The National Rifle Association reacted to Sen. Kamala Harris’ (D-CA) selection as Democratic presidential presumptive nominee Joe Biden’s running mate with this nonsensical attack: “Harris's presidential campaign died soon after announcing extreme gun control agendas.”
The NRA deployed a similar attack against Harris, and other Democratic candidates, during the primary and it made as little sense then as it does now. Democrats running for the 2020 presidency collectively took stronger positions on gun regulation than at any time in recent history, reflecting changing attitudes of the public and especially supporters of the Democratic Party.
The NRA’s narrative -- that supporting extensive gun regulation was a campaign killer for Democrats in the 2020 primary -- is an amateurish attempt at deception and comes in the first election cycle since the gun group’s highly public falling out with advertising firm Ackerman McQueen, which had crafted the NRA’s public messaging for decades. The NRA -- which is facing dissolution as a nonprofit following years of alleged corruption and financial fraud -- has pledged to spend tens of millions of dollars to reelect President Trump, though so far it has yet to spend even $1 million.
Shortly after Harris was announced as the vice president pick, the NRA took to social media to issue its response. In an August 11 tweet, the NRA applied a filter to an image of Harris and claimed that she and Biden “will dismantle the Second Amendment.”
In a follow-up tweet, the NRA claimed “Harris's presidential campaign died soon after announcing extreme gun control agendas.”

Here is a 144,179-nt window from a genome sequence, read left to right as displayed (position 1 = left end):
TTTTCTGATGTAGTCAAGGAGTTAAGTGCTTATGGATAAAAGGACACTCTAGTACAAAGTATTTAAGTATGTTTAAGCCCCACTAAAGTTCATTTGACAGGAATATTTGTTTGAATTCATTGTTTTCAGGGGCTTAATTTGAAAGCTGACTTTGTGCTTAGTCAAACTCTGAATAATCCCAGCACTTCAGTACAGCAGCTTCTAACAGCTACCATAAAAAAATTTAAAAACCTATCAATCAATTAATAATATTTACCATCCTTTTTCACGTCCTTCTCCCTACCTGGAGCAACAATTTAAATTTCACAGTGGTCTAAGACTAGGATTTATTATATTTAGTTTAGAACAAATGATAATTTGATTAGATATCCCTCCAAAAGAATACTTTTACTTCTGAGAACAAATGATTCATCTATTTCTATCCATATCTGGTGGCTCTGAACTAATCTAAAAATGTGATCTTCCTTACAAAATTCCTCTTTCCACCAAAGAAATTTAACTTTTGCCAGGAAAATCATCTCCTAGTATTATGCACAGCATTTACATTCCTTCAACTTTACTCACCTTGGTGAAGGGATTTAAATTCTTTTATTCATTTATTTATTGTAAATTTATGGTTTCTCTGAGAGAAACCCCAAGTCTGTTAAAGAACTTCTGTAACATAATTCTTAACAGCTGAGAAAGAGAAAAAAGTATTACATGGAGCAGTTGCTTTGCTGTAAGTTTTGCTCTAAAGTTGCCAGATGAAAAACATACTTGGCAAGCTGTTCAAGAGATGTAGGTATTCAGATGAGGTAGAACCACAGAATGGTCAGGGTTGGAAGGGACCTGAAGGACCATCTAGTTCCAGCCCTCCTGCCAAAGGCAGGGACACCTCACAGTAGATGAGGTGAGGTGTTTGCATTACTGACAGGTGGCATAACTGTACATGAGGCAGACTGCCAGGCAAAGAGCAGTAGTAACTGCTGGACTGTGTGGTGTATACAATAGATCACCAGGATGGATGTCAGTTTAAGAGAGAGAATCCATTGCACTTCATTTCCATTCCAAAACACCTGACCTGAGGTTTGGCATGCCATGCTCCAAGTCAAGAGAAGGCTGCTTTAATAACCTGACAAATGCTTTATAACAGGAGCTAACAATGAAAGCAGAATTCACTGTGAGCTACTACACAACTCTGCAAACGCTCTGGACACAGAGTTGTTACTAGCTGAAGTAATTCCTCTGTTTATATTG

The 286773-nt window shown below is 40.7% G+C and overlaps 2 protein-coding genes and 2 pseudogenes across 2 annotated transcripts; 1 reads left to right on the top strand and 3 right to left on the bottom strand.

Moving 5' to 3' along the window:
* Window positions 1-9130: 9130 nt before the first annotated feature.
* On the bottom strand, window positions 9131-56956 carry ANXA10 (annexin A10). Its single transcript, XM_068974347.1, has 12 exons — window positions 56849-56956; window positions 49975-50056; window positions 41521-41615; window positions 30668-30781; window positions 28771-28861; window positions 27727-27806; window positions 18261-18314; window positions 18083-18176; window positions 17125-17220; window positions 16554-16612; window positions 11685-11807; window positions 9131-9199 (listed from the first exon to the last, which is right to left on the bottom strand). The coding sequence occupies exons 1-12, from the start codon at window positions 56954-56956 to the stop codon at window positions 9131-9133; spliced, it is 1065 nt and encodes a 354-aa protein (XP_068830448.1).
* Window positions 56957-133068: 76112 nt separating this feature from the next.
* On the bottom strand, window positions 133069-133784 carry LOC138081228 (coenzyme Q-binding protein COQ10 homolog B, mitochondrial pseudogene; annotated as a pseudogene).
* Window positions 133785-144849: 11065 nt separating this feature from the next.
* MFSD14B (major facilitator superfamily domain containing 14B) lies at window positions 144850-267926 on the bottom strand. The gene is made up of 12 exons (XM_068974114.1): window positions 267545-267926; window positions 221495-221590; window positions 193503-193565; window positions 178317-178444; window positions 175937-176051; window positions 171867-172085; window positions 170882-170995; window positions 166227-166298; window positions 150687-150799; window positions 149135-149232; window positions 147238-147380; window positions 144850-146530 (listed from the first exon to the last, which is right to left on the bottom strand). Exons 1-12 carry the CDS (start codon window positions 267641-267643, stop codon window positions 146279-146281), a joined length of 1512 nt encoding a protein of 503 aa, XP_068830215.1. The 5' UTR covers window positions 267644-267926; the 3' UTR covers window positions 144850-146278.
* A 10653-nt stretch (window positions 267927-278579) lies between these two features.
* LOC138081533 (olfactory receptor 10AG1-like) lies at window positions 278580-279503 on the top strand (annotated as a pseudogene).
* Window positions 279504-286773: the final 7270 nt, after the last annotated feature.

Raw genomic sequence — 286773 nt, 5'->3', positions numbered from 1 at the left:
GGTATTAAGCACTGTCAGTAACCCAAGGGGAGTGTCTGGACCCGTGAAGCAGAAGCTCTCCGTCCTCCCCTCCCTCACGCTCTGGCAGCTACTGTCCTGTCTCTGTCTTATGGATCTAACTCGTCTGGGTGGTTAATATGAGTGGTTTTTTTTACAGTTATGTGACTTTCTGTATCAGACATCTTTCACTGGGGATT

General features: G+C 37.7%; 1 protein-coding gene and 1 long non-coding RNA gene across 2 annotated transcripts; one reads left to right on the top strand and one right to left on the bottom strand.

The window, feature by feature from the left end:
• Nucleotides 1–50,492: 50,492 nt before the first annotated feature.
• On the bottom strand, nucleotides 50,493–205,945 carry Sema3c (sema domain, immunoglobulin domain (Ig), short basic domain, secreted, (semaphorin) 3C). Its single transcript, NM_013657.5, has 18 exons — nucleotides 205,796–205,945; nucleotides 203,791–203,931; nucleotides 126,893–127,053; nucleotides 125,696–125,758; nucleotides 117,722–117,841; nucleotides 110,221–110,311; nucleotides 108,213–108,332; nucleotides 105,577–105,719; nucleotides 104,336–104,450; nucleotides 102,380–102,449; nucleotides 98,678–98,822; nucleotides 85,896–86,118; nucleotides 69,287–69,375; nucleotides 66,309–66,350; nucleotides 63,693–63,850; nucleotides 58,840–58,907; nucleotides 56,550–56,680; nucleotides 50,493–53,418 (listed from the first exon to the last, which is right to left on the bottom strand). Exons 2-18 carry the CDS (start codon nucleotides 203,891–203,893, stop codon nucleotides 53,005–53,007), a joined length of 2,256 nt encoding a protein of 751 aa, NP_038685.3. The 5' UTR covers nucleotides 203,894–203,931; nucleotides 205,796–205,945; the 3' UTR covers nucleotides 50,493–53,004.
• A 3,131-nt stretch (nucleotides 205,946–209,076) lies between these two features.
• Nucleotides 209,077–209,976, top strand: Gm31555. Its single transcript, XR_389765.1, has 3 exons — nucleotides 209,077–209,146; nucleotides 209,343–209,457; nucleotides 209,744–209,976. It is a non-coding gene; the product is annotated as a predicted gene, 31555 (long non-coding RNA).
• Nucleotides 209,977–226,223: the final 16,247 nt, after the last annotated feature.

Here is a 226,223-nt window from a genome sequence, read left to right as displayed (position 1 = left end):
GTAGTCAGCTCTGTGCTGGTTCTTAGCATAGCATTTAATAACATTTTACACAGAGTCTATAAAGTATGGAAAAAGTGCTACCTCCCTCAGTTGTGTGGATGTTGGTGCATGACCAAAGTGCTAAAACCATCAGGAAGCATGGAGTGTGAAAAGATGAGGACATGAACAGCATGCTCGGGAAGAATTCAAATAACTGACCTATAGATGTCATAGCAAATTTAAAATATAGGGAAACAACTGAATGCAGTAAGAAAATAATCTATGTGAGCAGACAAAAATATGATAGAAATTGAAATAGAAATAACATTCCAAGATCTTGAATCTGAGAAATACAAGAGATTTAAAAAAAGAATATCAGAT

Following the NRA’s logic, one might expect that whoever ended up as the Democratic nominee would be the candidate who held the most conservative position on gun regulation. But after Biden clinched the Democratic nomination, LaPierre wrote in an NRA online magazine that “no presidential nominee in American history -- not Barack Obama or even Hillary Clinton -- has made it more clear than Joe Biden that freedom is in his crosshairs and he’s coming for our guns,” suggesting this line of attack would continue regardless of the choice. (The NRA routinely declares every election cycle the most important in our lifetimes, premised on the claim the Second Amendment is about to be destroyed.)
All of this NRA messaging is deceptive and nonsensical and should serve as a warning to mainstream media outlets that have sometimes credulously adopted the NRA’s claims that any political candidate who opposes its agenda is in special danger of losing an election.
The NRA’s characterization of why Harris, and other primary candidates, dropped out is self-serving as it suggests the gun group has a potency on the gun regulation issue that it clearly does not. For example, in October 2019, The New York Times reported that Democratic candidates were “far more forceful and united on gun control than their predecessors,” noting that “the political terrain on guns has been shifting for several years in response to a seemingly unending series of mass shootings” and that “a wide range” of gun safety proposals “are supported by a majority of Americans.” Ahead of a primary debate, Democratic voters cited gun policy as the top issue they wanted to see discussed. As Sen. Chris Murphy (D-CT) -- one of the most prominent backers of stronger gun laws -- said, “I love the idea these candidates are thinking creatively about this issue ... and trying to outdo one another on gun control.”